Sunday, November 3, 2019

Collective Bargaining in Wisconsin Essay Example | Topics and Well Written Essays - 750 words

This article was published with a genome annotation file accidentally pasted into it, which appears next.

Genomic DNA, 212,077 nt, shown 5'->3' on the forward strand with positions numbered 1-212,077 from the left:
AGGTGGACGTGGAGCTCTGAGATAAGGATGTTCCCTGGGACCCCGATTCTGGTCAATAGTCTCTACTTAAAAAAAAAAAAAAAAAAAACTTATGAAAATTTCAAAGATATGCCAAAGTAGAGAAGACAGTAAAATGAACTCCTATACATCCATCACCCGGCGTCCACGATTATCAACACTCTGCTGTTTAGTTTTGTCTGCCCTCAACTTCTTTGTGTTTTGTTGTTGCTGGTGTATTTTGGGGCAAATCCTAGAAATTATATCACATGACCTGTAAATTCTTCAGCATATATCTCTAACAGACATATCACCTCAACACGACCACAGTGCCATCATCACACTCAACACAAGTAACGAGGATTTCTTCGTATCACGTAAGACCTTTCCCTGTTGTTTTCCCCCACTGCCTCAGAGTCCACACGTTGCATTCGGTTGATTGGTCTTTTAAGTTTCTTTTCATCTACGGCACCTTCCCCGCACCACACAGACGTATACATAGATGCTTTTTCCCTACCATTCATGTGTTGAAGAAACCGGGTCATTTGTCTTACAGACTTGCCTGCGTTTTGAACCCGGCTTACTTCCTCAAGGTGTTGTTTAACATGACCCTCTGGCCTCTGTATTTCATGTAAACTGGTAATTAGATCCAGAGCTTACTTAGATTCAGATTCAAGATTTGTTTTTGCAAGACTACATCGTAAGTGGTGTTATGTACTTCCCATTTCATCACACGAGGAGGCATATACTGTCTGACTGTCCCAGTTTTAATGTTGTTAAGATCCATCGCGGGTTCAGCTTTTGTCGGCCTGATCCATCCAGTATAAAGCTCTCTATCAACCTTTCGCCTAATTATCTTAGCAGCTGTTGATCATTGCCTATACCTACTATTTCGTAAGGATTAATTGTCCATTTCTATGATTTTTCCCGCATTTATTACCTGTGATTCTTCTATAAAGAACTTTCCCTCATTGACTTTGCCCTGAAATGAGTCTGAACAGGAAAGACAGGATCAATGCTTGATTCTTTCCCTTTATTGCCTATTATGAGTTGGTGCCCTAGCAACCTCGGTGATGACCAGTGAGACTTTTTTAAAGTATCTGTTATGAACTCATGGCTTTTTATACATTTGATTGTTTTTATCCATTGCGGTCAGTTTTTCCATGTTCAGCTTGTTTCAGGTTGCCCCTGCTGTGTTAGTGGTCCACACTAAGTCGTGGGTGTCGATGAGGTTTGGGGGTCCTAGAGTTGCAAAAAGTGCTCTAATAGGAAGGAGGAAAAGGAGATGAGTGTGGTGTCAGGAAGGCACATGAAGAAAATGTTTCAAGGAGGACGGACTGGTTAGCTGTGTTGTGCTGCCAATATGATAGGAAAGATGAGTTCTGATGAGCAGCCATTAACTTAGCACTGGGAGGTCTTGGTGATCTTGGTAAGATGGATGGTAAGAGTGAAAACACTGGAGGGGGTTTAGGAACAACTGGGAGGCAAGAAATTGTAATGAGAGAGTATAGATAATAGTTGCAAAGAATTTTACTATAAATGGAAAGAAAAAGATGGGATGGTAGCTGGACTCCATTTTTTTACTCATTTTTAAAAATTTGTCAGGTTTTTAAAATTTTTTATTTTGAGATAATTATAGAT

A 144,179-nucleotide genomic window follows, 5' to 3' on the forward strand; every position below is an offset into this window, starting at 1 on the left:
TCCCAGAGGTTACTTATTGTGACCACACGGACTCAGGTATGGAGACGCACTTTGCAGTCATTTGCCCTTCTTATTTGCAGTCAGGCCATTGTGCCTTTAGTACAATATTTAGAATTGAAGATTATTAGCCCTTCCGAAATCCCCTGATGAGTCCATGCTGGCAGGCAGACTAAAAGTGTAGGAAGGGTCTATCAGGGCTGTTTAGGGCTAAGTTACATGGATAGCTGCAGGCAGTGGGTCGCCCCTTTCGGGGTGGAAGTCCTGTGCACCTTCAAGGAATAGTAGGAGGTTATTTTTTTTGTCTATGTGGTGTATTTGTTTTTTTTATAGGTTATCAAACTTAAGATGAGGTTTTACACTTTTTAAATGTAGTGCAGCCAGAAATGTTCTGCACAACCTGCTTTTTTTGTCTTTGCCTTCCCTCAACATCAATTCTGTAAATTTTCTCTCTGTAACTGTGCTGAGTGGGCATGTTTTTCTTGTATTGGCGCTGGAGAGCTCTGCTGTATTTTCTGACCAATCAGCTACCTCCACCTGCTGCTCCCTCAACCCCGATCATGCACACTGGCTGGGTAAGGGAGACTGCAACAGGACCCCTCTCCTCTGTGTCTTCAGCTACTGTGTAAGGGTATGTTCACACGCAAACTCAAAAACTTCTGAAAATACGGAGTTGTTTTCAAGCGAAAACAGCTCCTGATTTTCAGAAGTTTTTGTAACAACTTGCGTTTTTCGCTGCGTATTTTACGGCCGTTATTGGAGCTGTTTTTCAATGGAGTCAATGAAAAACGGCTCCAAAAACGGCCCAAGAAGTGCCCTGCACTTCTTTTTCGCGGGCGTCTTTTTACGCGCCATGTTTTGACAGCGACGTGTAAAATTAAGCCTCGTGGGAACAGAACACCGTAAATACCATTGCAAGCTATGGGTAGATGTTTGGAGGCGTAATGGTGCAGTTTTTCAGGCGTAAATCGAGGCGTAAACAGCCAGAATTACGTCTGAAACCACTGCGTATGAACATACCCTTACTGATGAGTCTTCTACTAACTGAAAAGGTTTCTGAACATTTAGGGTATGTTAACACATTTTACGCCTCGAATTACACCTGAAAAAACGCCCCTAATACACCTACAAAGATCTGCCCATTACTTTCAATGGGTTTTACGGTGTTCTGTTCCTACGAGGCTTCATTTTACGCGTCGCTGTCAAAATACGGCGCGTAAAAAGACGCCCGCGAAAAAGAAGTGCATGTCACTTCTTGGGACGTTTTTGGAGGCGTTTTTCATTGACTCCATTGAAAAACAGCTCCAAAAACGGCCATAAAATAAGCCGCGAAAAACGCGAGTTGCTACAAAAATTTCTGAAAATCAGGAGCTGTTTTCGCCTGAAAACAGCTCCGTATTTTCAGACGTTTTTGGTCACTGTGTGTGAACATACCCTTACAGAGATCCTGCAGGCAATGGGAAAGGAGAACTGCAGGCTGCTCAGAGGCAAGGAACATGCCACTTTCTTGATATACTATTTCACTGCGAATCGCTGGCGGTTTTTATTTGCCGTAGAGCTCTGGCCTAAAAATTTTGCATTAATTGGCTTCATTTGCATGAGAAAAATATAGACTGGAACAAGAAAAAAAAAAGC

Collective Bargaining in Wisconsin - Essay Example uments on the constitutionality of a 2011 law that eliminated collective bargaining for most public employees after the legislation led to huge protests across the nation (Yaccin, 2013). The policy of collective bargaining sought to give most public workers collective bargaining rights through union membership. This paper explores federalism and collective bargaining in Wisconsin Legislation. It will demonstrate how this policy raises issues of federalism that stretches across state and local government to the federal government level and even the Supreme Court. The collective bargaining in Wisconsin Legislation has been drawing fundamental national attention since Wisconsin’s Republican-majority legislature passed it into law during Mr. Walker’s first year in office. The law sparked major protests in Capitol building and many Senate Democrats left the state to delay a vote on the bill. The policy limited collective bargaining for teachers and most local government workers where they would only bargain for their wages and no other matters concerning their welfare (Yaccin, 2013). These matters were earlier subject to collective bargaining agreements. The policy also barred municipal employers from deducting union dues from employee paychecks. The policy raised issues of federalism where it divided the state into partisan lines for two years as the Republicans and Democrats took opposing sides. It also threatened the Republican administration as hundreds of thousands citizens appended their signatures seeking to remove Mr. Walke r from power where he survived with 53 percent of the vote (Yaccin, 2013). Moreover, about seven public unions have been challenging this policy since its enactment. Indeed, a teachers union in Madison and a labor group representing employees of the city of Milwaukee challenged this policy claiming that it violates freedom of association and the right to equal protection of the law by subjecting unionized public employees to burdens not

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